The synergistic impact of nonalcoholic fatty liver disease and metabolic syndrome on subclinical atherosclerosis

Ho Cheol Hong, Soon Young Hwang, Ja Young Ryu, Hye-Jin Yoo, Ji A Seo, Sin Gon Kim, Nan Hee Kim, Sei-Hyun Baik, Dong Seop Choi, Kyung Mook Choi

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Abstract

Objective Nonalcoholic fatty liver disease (NAFLD) is a well-known contributor for the development of cardiovascular disease (CVD). We examined the influence of NAFLD and metabolic syndrome (MetS) on markers of subclinical atherosclerosis, including carotid intima-media thickness (CIMT), brachial-ankle pulse wave velocity (baPWV) and ankle-brachial pressure index (ABI), after adjusting for cardiometabolic risk factors. Design A cross-sectional study. Patients and measurements The association between NAFLD, MetS and markers of subclinical atherosclerosis was assessed in 955 participants without CVD using multiple logistic regression analysis after adjusting for multiple cardiometabolic risk variables. Results After adjusting for age and sex, CIMT and baPWV were found to be significantly correlated with multiple cardiometabolic risk variables, whereas ABI was only associated with obesity parameters. The prevalence of NAFLD differed significantly according to the presence of subclinical atherosclerosis as defined by both CIMT and baPWV (P = 0·004 and P = 0·007, respectively). After adjusting for potential confounding factors, NAFLD or MetS was not associated with subclinical atherosclerosis as defined by CIMT and baPWV. However, individuals with both NAFLD and MetS had a significantly higher risk of subclinical atherosclerosis as defined by CIMT (OR = 2·06, 95% CI = 1·13-3·74) or baPWV (OR = 2·64, 95% CI = 1·46-4·76) compared to normal subjects, even after adjusting for potential confounders. Conclusions The results show that NAFLD and MetS have a synergistic impact on the subclinical atherosclerosis, which suggests that individuals with both NAFLD and MetS should be strongly advised to engage in CVD prevention strategies.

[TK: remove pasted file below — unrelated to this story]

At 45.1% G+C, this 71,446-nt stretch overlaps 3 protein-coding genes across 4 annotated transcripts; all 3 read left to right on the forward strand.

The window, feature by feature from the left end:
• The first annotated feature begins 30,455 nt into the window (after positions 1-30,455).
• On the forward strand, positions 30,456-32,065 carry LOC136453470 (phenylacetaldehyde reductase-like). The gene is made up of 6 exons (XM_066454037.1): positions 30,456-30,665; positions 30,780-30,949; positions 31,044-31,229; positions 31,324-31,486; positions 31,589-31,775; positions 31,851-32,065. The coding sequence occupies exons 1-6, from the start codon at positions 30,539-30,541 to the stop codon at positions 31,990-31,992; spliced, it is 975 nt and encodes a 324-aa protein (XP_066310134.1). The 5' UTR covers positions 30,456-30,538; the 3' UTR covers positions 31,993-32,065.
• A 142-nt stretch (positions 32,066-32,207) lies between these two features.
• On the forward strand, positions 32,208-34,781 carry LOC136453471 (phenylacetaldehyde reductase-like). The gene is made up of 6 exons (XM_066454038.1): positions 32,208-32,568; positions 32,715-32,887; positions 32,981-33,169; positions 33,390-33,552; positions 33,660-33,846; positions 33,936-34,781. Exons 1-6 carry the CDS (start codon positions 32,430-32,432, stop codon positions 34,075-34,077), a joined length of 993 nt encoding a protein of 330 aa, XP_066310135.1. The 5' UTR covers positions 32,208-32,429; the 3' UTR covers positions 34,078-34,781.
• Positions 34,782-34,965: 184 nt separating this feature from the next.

Original languageEnglish
Pages (from-to)203-209
Number of pages7
JournalClinical Endocrinology
Volume84
Issue number2
DOIs
Publication statusPublished - 2016 Feb 1

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ASJC Scopus subject areas

  • Endocrinology, Diabetes and Metabolism

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